An example of the relative rates of flow of gases introduced into the dual burner when in typical operation for sulfur chemiluminescence of this invention is as follows: the hydrogen flow rate is at 170-240 cc/min. with a variance of no more than .+-.2%, upper air, at 110-200 cc/min. with a variance of no more than .+-.2%, and lower air, at 60-120 cc/min. with a variance of no more than .+-.2%. The combustion products are transferred into the ozone reaction cell at a sufficiently low pressure, such as a pressure in the range of 28-29.5 inches of mercury, to stabilize any SO that was formed by the combustion means and prevent condensation of water or other interfering species.
In summary, the essential difference between a Single stage and dual stage flame system resides in the presence of more than one flame controlling burner or nozzle with the separate and independent introduction of secondary flame sustaining gases into each nozzle or burner coupled with the ability of each secondary nozzle, e.g. an at least one upper nozzle capable of propagating a flame by back ignition to its immediately lower burner. Surprisingly, in the case of SCD, the species produced upon introduction into an ozone reaction cell do not give rise to as significant a level of interfering signals that would otherwise mask the signal arising from the presence of sulfur in the form of sulfur monoxide radicals. The use of a dual flame system as defined above has been used for FPD, flame photometric detection, wherein the emission spectrum of highly activated chemical species is caused by air or molecular oxygen initiated oxidation in contrast to ozone reaction with sulfur monoxide leading to sulfur chemiluminescence.
Example 1 discloses the optimum conditions for dual and single stage flame sulfur chemiluminescence determinations, to contrast the differences in concentrations, flow rates, and any other relevant operating parameters which impact operation. The difference in operation are clearly show by comparing the graphs of FIG. 3 with those of FIG. 4. There is always an excess of hydrogen over oxidative components in the flame which is introduced into sampling tube 34. Sample tube 34 is preferably made of a material that is inert to and otherwise unaffected by the temperature and components of the flame which is in part introduced into it. Flow rate of hydrogen and air are each controlled to .+-2 pounds, at a flow rate controlled to .+-.2% cc/min.
FIGS. 3A, 3B, and 3C graphically illustrate the effect of varying the upper air, lower air, and hydrogen flow rates in the dual burner system, respectively. FIGS. 4A and 4B graphically illustrate the effect of varying the air and hydrogen flow rates in the single burner system, respectively. Using a 0.1 microliter sample volume, samples consisting of heptane (a C.sub.7 hydrocarbon) with approximately 70 parts per million (ppm) and without added sulfur (blank) were injected into the two different burner systems under identical instrumental conditions (injection temperature, probe height, etc.). Peaks were recorded for the two samples while varying the above mentioned flows and compared in FIGS. 3 and 4. The figures demonstrate an increase in sensitivity, as well as demonstrating the decrease in interference due to the hydrocarbon matrix.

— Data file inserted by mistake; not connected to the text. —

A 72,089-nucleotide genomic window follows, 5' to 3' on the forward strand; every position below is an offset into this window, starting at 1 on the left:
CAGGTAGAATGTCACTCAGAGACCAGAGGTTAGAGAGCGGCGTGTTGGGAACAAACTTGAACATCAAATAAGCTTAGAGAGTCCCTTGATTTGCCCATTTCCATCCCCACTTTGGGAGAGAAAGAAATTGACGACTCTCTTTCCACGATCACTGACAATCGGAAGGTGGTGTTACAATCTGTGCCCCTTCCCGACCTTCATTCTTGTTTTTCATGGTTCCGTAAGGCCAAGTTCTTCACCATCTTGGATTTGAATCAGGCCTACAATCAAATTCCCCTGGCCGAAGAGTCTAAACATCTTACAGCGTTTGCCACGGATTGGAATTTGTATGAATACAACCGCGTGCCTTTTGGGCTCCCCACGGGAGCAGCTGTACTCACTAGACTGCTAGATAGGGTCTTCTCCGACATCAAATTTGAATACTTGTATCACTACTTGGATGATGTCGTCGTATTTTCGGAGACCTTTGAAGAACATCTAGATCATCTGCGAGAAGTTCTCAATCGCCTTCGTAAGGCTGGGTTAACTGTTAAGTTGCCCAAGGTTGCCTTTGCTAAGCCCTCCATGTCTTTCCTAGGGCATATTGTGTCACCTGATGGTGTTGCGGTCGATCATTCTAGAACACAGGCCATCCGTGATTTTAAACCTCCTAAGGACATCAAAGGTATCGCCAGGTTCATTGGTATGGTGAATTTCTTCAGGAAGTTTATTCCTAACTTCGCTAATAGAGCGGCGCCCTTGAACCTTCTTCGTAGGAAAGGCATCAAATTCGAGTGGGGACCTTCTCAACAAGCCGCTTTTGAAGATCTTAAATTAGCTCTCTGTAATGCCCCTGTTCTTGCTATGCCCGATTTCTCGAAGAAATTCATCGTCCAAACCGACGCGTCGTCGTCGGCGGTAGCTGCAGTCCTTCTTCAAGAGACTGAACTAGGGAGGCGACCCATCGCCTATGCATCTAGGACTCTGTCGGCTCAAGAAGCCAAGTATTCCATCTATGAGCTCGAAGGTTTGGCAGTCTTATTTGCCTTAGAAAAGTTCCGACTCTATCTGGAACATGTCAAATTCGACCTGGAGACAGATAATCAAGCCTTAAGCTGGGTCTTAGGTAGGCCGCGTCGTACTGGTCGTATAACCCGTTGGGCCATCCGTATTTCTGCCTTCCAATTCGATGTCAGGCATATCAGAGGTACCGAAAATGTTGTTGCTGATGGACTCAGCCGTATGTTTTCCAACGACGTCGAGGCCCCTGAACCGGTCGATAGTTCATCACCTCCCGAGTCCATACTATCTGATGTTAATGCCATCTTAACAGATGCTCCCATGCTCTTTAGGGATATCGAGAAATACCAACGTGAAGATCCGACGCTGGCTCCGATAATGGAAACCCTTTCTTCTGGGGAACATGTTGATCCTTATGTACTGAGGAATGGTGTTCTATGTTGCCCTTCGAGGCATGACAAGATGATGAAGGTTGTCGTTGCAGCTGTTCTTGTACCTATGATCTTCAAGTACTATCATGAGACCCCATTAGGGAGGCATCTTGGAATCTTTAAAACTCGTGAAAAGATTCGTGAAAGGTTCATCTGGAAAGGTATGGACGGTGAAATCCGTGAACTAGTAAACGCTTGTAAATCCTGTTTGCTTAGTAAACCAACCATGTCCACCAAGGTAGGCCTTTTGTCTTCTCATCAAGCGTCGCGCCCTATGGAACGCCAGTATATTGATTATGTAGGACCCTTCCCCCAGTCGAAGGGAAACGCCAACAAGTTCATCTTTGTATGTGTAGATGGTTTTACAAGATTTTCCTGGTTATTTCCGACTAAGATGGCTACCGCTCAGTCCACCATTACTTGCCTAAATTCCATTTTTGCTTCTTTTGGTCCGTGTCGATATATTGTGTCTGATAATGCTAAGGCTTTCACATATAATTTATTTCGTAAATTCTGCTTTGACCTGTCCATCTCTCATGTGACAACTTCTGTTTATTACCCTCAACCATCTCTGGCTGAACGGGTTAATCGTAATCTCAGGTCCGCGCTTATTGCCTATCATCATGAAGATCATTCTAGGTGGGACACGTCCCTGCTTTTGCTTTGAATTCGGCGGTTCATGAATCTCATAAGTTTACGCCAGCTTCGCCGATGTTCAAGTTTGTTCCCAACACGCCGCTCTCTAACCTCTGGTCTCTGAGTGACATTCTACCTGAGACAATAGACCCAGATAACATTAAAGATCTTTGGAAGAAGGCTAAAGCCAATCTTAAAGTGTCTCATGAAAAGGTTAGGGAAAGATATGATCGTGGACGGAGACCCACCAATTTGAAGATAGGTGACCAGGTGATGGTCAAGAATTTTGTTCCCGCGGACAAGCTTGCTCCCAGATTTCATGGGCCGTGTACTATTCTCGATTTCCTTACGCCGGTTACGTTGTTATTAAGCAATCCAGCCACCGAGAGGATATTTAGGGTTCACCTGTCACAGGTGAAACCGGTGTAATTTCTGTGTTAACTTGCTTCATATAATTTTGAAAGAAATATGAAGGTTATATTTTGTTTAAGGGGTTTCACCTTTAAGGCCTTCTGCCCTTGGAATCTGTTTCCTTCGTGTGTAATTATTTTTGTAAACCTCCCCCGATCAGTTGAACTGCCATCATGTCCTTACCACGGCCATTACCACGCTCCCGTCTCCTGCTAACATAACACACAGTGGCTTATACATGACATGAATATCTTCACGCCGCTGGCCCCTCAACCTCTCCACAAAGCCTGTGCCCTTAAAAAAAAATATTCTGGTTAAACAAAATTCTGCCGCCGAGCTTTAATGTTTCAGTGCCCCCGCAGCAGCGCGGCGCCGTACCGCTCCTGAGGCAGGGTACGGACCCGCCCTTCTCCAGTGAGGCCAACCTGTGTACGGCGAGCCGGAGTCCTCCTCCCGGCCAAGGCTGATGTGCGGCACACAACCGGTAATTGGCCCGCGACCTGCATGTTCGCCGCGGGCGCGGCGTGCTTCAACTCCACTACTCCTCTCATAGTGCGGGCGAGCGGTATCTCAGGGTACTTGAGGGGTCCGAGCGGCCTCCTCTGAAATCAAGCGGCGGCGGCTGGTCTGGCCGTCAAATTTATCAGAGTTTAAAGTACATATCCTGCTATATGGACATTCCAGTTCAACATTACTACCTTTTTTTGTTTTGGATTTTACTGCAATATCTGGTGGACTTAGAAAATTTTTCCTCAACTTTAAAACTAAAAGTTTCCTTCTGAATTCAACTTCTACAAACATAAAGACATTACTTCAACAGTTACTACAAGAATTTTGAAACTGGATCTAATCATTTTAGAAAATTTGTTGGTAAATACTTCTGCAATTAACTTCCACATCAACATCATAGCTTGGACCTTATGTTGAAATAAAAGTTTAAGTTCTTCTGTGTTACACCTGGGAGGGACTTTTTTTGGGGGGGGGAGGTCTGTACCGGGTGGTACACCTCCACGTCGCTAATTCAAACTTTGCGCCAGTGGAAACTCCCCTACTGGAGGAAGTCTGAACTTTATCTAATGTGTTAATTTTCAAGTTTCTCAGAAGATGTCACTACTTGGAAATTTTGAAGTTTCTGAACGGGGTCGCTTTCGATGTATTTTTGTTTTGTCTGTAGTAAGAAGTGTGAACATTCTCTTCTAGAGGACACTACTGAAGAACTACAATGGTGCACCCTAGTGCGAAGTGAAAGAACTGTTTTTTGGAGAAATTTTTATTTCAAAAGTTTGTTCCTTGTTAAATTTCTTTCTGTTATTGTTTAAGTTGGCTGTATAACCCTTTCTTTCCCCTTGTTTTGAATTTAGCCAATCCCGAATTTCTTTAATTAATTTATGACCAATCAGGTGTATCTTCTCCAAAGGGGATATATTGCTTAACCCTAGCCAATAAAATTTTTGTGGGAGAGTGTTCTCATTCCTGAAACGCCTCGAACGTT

The settings which gave rise to the results plotted in FIGS. 3 and FIGS. 4 are set out in the following table:
__________________________________________________________________________Dual Stage BurnerSample TubeFlame Distance ofTemperature: Lower Air Flow Sampling Tube≧800 Hydrogen Flow Rate Upper Air Flow Rate Rate from Flame__________________________________________________________________________FIG. 3A 205 cc/min. 114-190 cc/min. 99 cc/min. 4 mmFIG. 3B " 165 cc/min. 66-110 " cc/min.FIG. 3C 170-240 cc/min. 165 cc/min. 93 cc/min. "__________________________________________________________________________Single StageBurnerSample TubeFlame Distance ofTemperature: Lower Air Flow Sampling Tube≧800 Hydrogen Flow Rate Upper Air Flow Rate Rate from Flame__________________________________________________________________________FIG. 4A 107 cc/min. 160-300 cc/min. NR 4 mmFIG. 4B 90-160 cc/min. 228 cc/min. NR "__________________________________________________________________________ Note the temperature of all gases on introduction are at 100
Example 2 is a comparative example of the dual versus single stage flame operation in the context of an SCD system.
FIG. 5 graphically illustrates the peak profiles obtained for both the heptane blank (A) and the added sulfur in heptane sample (approximately 70 ppm sulfur) (B) with the two burner systems, one a dual stage combustion system and the other a single stage combustion system.
FIG. 5 demonstrates the increase in sensitivity when using the dual burner system when compared to the single burner system (approximately a factor of two when using peak height). In addition, the interference noted in the single burner system due to the hydrocarbon matrix is substantially lessened when using the dual burner system.
Specific compositions, methods, or embodiments discussed in this Specification are intended to be only illustrative of the claimed invention. Variations of any of these that would be readily apparent to a person of skill in the at based upon the teachings of this Specification and skills of a person of ordinary skill in the relevant art are intended to be within the scope of the disclosed invention.
Reference to documents made anywhere in the Specification is intended to result in such documents, be they patents, or any other printed publication, including documents referenced in such documents, are intended to be expressly incorporated herein by reference in their entirety.
Each expressly identified numerical range within this Specification is intended to incorporate by reference and therefore expressly include and provide express support as required by 35 U.S.C. 112 for each and every numerical member of each such range including each and every possible range within each such expressly identified numerical range. For example, a numerical range of 1 to 100, is intended to provide express support for any range within such numerical range, such as 3 to 28, or 72 to 94 etc. and also to provide express support for any specific numerical member of the range 1 to 100, such as 25, or 63 etc.
FIG. 1 is a schematic overview of an SCD system, disclosing the stages of sample preparation, and transfer from initial injection into a flame to introduction into a chemiluminescence reaction cell for contact with ozone.
FIG. 2 shows a side by side comparison of the differences between a single versus a dual stage burner.
FIG. 3A is a graph of Intensity in some arbitrary units that depend upon optimizing the instrument and setting the time scale for integrating intensity over time (usually 10-20 seconds, the anticipated time to elute a sample from a selected column) as a function of upper air flow rate, and FIG. 3B is a graph of intensity (as defined above) as a function of lower , burner air flow rate in cubic centimeters per minute (cc/min.) and FIG. 3C is a graph of Intensity (as defined above) as a function of hydrogen flow rate in cc/min.
FIGS. 4A and 4B, are graphs, each of which corresponds, respectively, to FIGS. 3A, and 3B, for a single stage rather than a two stage burner.
FIG. 5 graphically illustrates the peak profiles obtained for both the heptane blank (A) and the added sulfur in heptane sample (B) with a single stage burner system and the dual stage burner system.